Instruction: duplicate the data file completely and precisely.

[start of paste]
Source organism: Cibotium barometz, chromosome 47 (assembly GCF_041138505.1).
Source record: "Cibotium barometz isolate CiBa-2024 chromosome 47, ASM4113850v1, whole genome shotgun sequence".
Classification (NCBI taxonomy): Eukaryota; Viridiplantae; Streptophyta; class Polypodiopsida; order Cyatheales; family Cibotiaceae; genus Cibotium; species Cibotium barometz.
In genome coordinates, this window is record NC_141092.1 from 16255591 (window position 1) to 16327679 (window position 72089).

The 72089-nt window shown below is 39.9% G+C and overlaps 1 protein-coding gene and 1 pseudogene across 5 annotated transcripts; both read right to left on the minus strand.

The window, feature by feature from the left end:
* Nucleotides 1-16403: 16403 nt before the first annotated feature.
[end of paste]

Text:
Source organism: Cibotium barometz, chromosome 47 (assembly GCF_041138505.1).
Source record: "Cibotium barometz isolate CiBa-2024 chromosome 47, ASM4113850v1, whole genome shotgun sequence".
Classification (NCBI taxonomy): Eukaryota; Viridiplantae; Streptophyta; class Polypodiopsida; order Cyatheales; family Cibotiaceae; genus Cibotium; species Cibotium barometz.
In genome coordinates, this window is record NC_141092.1 from 16255591 (window position 1) to 16327679 (window position 72089).

The 72089-nt window shown below is 39.9% G+C and overlaps 1 protein-coding gene and 1 pseudogene across 5 annotated transcripts; both read right to left on the minus strand.

The window, feature by feature from the left end:
* Nucleotides 1-16403: 16403 nt before the first annotated feature.